By Sarah Smith
At Orange Digital we don’t just build websites. We’ve built many mobile apps including internal business apps, B2B apps and apps suitable for the general public. After much deliberation about which app dev approach to take we tend to end up going with hybrid most often because that is most appropriate for agency work. By finding a balance between performance, access to native API and easy cross-platform migration and updates. But what’s good for us may not be good for you. I’m not an app developer, so this should be quite easy for most of you to understand. I’m going to take you through the thought process that led us to decide on our development style, and hopefully it helps you figure out which approach you want to take when developing your app.
Defining Your Project Requirements – User/Device/Operating System
Much like with the management of any project, defining your requirements is crucial to ensuring productive work is done. Identify your target user and which platform(s) they are most likely to engage your app in. Are they going to be most likely to use your app on the train on the way to work? On site? At home lying in bed? Identifying your key user and their atypical behaviour eliminates a lot of confusion right off the get go. By narrowing down the situations in which you can expect your app to be used, you can eliminate certain potential platforms you may need to support.
There are a number of devices you could consider having support for;
- Personal Computers and Laptops
- Wearable Computing (Google Glass, Watches)
Of course the most common ones for app dev are the smartphones and tablets. Defining your user and their likely way of getting the most out of your app allows you to make the next logical decision, which operating systems you need to support.
- iOS (Apple)
- Android (Google)
- Windows Phone or RT (Microsoft/Nokia)
- Blackberry OS
Peripherals & Features
Your app may synchronise with other functions or features of a device. Take Instagram for instance which utilises the camera function of the device, or Google Maps utilising the GPS function. It’s for that reason that you need to ensure that the device and operating system you end up choosing to distribute your app for, can actually handle the concept.
Peripherals & Features to consider before dev include;
- Screen Size
- Camera Resolution
- GPS accuracy
- OS Design
- Touch Controls and Behaviour
Now you’re probably starting to see why iOS is supported by almost every app ever developed. Because Apple don’t allow other manufacturers to use their operating system the devices that use it have consistent features and functionality. Android being available across such a wide variety of smartphones and tablets means that the functionality provided by the different device manufacturers is not always consistent so even though your app can run on all android devices sometimes it’s flawed.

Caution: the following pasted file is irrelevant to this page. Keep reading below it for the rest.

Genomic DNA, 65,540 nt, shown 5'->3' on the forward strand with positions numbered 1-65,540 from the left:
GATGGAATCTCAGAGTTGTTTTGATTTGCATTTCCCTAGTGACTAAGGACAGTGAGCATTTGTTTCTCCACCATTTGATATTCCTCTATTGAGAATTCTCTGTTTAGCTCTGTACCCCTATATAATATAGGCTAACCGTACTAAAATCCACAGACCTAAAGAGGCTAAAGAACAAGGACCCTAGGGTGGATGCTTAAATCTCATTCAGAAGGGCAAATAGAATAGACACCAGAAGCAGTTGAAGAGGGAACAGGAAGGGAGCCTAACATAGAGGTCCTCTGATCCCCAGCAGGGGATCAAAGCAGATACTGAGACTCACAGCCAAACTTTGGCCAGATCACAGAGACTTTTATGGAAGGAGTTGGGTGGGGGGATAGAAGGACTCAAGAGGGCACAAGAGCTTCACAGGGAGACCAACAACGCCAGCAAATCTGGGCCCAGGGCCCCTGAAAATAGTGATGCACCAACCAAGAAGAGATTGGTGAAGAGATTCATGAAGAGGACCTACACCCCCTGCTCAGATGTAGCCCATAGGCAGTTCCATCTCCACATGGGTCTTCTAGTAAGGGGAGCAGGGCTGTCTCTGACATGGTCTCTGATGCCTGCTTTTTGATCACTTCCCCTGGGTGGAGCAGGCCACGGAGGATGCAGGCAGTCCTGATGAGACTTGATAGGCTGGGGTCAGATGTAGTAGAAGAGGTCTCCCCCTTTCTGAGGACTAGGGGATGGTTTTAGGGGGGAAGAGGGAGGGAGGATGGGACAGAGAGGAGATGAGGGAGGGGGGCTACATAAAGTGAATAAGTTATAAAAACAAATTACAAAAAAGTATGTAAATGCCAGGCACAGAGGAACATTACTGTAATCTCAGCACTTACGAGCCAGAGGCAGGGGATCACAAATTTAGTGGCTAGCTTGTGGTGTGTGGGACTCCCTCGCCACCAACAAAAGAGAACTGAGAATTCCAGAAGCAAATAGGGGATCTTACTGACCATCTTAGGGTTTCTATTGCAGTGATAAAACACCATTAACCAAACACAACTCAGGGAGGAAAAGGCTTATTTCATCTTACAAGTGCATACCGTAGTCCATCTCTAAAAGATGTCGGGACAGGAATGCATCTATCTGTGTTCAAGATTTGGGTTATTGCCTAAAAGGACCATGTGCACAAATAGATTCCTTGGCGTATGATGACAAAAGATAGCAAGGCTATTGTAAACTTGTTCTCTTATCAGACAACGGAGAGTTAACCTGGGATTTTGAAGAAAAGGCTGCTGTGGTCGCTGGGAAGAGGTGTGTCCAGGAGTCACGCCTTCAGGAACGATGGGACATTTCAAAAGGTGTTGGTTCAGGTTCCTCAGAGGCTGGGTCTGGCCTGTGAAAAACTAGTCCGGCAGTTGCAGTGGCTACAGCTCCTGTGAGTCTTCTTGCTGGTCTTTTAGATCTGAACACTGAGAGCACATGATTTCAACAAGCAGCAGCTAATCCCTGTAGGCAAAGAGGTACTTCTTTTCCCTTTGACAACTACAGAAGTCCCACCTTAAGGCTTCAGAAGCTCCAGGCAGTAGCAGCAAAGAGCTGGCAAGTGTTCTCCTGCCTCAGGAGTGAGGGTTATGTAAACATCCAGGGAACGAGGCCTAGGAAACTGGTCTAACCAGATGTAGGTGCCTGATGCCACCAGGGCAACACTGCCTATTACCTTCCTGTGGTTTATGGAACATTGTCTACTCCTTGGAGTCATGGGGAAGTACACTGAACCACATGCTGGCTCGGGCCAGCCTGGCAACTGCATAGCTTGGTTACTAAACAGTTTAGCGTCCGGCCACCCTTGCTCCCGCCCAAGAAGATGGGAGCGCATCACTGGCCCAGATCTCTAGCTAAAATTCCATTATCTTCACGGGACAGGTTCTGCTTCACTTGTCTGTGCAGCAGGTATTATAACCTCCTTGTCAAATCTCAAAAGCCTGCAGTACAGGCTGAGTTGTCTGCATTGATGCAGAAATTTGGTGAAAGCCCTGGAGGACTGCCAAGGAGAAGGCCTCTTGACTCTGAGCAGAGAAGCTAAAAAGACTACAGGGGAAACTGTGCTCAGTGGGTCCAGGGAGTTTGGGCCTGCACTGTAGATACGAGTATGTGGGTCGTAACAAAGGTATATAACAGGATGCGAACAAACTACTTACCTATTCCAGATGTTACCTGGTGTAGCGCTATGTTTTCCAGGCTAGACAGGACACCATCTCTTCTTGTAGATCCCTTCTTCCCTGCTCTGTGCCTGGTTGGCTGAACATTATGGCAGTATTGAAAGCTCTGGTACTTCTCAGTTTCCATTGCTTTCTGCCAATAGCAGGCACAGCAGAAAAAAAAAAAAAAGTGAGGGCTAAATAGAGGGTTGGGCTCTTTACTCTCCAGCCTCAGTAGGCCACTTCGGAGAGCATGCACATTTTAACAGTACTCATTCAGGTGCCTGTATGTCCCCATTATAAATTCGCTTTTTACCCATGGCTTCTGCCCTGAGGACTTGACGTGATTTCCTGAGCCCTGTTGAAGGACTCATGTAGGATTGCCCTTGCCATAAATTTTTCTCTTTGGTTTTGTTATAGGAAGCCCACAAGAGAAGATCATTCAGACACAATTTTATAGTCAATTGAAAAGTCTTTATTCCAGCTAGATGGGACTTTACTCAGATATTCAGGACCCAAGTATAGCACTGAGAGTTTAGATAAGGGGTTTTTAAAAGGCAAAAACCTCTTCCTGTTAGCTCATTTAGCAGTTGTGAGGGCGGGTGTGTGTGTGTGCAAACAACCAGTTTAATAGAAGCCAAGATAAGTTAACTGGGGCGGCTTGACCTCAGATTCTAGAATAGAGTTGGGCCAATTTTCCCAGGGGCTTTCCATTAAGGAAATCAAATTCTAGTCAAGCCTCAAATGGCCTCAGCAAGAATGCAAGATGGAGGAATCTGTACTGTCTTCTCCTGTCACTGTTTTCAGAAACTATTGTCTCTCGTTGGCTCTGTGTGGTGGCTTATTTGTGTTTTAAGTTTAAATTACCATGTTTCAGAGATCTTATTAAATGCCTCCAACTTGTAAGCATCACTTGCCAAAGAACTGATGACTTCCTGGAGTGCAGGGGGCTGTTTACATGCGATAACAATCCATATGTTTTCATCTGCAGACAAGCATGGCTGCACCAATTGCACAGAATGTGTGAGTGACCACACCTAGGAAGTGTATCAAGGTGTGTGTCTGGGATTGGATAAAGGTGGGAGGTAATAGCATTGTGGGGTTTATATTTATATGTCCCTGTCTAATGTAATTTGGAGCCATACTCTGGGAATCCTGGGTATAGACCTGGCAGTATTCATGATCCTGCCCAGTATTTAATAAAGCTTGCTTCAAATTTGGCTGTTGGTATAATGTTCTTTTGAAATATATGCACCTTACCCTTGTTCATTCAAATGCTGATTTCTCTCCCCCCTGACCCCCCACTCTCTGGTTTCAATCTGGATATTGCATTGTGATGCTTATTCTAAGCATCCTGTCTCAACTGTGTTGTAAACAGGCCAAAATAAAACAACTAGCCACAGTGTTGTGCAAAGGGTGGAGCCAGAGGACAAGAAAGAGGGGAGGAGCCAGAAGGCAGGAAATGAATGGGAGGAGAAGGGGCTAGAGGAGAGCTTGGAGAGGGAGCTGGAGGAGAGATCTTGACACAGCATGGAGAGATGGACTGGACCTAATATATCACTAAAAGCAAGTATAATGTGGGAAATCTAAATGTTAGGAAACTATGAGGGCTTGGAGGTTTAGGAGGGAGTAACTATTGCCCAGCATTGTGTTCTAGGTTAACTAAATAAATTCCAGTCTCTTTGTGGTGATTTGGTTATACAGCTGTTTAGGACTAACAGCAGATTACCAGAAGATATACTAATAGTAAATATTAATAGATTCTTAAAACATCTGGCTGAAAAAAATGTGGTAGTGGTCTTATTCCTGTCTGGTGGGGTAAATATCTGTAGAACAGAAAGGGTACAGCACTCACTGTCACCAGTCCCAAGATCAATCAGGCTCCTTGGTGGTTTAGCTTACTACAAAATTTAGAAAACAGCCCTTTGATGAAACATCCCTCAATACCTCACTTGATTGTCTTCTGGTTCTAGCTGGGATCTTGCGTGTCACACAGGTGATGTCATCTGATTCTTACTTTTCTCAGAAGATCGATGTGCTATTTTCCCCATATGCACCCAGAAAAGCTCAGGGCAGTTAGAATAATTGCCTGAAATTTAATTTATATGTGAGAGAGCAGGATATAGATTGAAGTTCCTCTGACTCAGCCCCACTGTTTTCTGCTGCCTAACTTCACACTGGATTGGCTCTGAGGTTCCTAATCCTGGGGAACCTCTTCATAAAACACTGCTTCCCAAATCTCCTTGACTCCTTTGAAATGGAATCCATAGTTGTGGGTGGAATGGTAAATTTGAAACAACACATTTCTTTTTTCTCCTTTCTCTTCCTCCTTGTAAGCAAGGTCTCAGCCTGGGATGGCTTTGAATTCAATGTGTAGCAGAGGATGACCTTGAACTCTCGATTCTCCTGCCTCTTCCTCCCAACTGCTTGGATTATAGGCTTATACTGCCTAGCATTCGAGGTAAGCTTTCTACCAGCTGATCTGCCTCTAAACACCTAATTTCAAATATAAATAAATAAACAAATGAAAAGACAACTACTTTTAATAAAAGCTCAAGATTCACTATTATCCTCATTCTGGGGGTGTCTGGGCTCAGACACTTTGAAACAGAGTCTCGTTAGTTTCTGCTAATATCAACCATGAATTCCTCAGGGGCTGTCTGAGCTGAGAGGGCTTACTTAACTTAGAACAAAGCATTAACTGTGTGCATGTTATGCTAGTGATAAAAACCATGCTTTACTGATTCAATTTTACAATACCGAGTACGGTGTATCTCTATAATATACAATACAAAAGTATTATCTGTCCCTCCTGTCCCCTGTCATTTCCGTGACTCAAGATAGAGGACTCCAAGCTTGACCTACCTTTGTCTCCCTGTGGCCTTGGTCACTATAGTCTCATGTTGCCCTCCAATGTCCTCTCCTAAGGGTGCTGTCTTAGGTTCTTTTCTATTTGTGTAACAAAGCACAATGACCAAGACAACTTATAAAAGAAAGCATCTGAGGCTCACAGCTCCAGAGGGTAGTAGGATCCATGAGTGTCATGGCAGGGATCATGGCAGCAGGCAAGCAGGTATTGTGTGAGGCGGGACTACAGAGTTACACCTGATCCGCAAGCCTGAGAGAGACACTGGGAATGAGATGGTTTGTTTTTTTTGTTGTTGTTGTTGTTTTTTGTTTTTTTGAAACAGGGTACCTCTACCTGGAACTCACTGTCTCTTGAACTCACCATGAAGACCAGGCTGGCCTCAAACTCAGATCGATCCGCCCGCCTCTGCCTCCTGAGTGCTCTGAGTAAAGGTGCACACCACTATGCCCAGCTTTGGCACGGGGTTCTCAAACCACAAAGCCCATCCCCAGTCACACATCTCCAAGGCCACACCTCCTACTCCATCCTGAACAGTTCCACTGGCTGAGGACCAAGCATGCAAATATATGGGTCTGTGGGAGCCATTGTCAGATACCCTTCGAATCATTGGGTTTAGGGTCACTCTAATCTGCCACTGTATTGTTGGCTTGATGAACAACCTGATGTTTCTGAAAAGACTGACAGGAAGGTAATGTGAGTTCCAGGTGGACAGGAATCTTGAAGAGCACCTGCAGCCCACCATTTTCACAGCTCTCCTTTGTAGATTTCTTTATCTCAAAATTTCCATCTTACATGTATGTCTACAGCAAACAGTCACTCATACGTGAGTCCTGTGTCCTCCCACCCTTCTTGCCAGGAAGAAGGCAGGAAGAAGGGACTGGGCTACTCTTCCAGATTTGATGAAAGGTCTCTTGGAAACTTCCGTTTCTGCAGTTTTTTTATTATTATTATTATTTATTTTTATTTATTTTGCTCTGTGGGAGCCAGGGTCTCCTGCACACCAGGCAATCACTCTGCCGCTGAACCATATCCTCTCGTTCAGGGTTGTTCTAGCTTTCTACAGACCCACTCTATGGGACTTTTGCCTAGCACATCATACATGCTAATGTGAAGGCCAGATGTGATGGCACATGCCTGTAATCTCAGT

So by now I hope you’ve noted what devices your app is most likely to be used by, the operating system that device uses and potential requirements from the device in question. You’re already well on the way to deciding how to develop your app.
By now you should have at least eliminated a lot of possibilities. If not then your idea might be just a little bit too big, or you may really have to develop it across a range of platforms. How do we continue to narrow down to find out how to develop it?
The question now becomes, should I offer support to all potential users of the app? Based on considerations above, you really should be left with a list of devices and operating systems that would be suitable for use with your app. Now is time to decide whether you need just one, two or all of the possibilities.
Left With Mobile Devices and OS?
I’m sure you were so I’m going to assume it. Generally speaking if you are developing a new app, you might want to test it before offering support to other platforms. This is one reason why iOS has more apps in it’s marketplace than Android, despite there being more Android devices and why it tends to get the release first. Because of the fact that the devices are consistent and as a snowball effect most developers are more well versed in using their dev kit, they’ll test the feasibility of their app on the App Store. If it gets a bit of traction, then give it support on Android.
This is where we decided that as an agency we couldn’t really do that. It’s easier for us just to work with a system that allows us to write apps that work on both systems off the bat because we make so many different kinds for so many purposes and businesses. That’s why we use Titanium.
Titanium is effectively a solution to having to write apps in multiple platform kits. Instead it parses the cross-platform code information into the native targeted platforms and deliver a balanced and efficient way to get performance and flexibility in time. There are other similar development tools you can read about here.
There are suggestions that using Titanium is somewhat unstable and glitchy but we’ve yet to encounter any problems we’ve been unable to fix using it. Of course if you have the budget, resources and skills at your disposal it’s almost certainly better to use native development kits to design your applications, just to ensure ongoing support, stability and security.
In the meantime Titanium is a good solution when you need to offer support cross platform and have limitations.